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It was George Orwell who theorized that the further a society drifts from the truth, the more it will hate those who speak it. But speaking the truth to power, according to Richard N. Haas, is a form of loyalty to the country. That many Nigerians still remain loyal to our country isn’t in doubt. That is why we speak. Nigerians must look into the mirror and speak the truth to ourselves. We must continue to tell those in authority the truth. Otherwise, if we leave the country to the politicians in government alone, we’re done for. Anyone who says that the country and its 200 million people are doing well doesn’t speak the truth.
Politics is local. Indeed all politics is local. As citizens of Nigeria we must find a decent way of engaging our state governors, legislators and those who serve in our local government areas. They must be accountable to the people who elected them into office to serve. They can’t assume position of authority with all state resources only to display a nonchalant attitude in office. The nation has socio-economic challenges today mainly because those elected to serve in governments are not accountable. Both the rich and poor are afraid because of kidnappers. We are afraid of those jobless Nigerians who are blood thirsty. Yet, those in government only tell us the problems without articulating a workable strategy. The workable strategy is in improving the economy, not use of guns only. Only those in government can improve the economy. We deserve to have the best from those elected to serve us. Many Nigerians have lost confidence in most of our elected and appointed leaders at the state level. It’s not time to discuss the ineptitude of those who are serving at the federal level. Anyway, very soon those who served at the federal level as ministers will be swept away by “Buhari’s tsunami.” Most of them didn’t help their principal.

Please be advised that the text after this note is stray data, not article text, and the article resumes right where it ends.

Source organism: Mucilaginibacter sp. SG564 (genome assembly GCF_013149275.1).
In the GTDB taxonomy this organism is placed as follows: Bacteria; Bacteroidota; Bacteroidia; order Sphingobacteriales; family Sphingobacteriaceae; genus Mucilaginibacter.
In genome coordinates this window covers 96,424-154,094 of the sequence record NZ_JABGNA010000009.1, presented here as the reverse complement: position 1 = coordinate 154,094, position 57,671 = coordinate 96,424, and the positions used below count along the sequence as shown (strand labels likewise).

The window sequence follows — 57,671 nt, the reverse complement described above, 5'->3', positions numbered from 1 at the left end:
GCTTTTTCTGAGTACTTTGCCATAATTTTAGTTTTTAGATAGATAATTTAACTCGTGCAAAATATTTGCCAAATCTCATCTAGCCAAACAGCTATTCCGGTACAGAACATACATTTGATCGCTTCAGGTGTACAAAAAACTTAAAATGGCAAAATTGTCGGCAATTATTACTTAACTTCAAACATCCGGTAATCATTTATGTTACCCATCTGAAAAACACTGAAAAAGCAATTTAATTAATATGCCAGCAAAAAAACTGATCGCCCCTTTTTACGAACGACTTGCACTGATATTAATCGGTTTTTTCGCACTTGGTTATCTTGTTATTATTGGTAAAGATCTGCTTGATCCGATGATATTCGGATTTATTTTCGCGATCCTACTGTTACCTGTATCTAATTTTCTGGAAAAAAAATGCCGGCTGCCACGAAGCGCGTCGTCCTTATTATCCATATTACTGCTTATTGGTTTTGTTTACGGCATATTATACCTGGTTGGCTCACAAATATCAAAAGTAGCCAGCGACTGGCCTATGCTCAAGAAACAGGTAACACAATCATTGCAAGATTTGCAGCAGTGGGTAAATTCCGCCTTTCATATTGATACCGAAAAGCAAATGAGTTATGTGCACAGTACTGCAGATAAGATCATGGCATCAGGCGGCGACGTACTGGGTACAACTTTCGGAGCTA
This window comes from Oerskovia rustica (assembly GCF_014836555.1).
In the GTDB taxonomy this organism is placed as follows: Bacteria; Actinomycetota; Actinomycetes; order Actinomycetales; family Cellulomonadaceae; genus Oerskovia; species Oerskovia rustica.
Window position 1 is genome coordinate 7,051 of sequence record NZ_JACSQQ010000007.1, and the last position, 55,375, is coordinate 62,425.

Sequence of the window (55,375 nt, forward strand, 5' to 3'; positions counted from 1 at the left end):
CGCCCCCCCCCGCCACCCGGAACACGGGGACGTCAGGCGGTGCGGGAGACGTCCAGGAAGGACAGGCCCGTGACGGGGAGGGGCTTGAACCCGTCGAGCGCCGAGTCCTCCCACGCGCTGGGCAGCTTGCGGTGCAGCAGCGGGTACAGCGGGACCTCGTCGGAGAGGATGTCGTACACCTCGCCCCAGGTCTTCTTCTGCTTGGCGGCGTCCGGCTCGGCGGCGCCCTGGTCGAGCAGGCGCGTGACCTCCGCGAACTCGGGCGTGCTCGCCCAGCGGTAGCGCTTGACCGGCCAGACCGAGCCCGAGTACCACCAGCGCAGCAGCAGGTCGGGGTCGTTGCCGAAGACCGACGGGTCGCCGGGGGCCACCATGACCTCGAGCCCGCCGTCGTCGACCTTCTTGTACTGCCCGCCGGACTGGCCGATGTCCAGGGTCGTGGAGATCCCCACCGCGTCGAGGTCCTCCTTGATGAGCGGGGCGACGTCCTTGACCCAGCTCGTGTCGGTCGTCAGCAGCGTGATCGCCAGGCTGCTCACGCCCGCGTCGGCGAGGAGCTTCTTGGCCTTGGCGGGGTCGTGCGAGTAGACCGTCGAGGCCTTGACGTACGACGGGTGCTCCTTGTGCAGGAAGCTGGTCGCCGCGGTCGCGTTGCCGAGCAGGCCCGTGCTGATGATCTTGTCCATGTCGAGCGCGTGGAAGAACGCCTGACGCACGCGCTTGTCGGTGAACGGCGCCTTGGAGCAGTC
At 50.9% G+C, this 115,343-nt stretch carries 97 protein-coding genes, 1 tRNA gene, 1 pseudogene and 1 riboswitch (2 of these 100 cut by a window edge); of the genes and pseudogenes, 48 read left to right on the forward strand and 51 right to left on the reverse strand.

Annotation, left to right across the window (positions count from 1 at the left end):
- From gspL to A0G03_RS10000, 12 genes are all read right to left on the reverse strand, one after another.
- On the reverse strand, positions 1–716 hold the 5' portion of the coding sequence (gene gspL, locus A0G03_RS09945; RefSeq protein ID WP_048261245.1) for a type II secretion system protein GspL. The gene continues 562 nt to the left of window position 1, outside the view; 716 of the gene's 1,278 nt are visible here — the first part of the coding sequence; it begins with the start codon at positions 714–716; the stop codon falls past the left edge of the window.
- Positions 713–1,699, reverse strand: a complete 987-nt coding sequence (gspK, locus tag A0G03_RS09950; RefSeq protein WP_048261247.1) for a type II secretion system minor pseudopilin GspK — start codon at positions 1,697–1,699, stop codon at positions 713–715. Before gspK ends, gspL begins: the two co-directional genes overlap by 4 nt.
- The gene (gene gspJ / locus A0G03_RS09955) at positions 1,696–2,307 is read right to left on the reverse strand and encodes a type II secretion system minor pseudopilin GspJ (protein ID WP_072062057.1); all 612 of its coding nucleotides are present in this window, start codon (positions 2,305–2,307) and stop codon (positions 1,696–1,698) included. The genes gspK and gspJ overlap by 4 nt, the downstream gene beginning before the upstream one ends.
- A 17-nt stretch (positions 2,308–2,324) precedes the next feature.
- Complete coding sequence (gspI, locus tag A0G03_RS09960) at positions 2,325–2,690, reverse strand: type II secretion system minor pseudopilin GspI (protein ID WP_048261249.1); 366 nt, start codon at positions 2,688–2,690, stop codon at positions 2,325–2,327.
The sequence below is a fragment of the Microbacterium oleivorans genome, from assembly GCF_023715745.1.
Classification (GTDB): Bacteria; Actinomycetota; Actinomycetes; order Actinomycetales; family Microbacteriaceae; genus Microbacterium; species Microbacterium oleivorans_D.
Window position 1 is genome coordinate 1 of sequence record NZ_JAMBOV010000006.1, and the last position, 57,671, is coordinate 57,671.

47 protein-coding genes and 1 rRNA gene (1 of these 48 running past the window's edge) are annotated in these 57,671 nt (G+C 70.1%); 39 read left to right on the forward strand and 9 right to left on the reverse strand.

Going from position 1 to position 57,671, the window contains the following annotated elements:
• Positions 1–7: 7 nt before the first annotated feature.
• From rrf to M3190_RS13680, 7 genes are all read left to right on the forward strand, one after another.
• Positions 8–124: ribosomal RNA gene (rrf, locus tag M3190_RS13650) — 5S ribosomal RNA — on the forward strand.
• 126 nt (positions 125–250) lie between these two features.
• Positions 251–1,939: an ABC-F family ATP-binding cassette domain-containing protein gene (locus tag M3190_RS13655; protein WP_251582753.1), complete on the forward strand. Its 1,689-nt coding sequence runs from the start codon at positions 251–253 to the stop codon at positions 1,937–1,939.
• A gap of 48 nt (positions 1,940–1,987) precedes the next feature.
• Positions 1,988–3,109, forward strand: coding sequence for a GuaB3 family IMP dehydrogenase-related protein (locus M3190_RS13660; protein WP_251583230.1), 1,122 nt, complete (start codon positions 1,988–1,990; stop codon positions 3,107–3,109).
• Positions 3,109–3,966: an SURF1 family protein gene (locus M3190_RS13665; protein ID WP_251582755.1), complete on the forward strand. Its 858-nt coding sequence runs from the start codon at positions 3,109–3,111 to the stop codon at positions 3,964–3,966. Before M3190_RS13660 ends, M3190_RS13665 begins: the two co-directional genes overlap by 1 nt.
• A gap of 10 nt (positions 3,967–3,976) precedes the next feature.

Let’s concentrate on our states and those who chose to lead. We didn’t beg them to be our governors; they chose to be. Unless there is a deliberate effort on the part of those who chose to lead at state and local government levels to develop their states, most citizens will continually be in poverty. The governors and governors-elect must work hard to earn the trust of the people that elected them into office. The entire country is waiting for May 29, 2019, when state governors and governors-elect will be sworn in. They must be close to the people as they govern their states by adopting the bottom-up approach to leadership. Nigerians deserve a better deal from democracy and by extension, from our state governors.
In the past 20 years of democracy in Nigeria, not much has been achieved in terms of infrastructure and quality of life of many Nigerians at state level. The task of building a nation requires a generation of committed leaders to be in charge of the affairs of the country. A country of 200 million people cannot only have one man of integrity in the government. So, I ask: Where are other Nigerians of integrity? They’re out of politics because most of them cannot afford the cost of buying nomination forms coupled with intrigues and mischief at the political party level. A pity, you may say.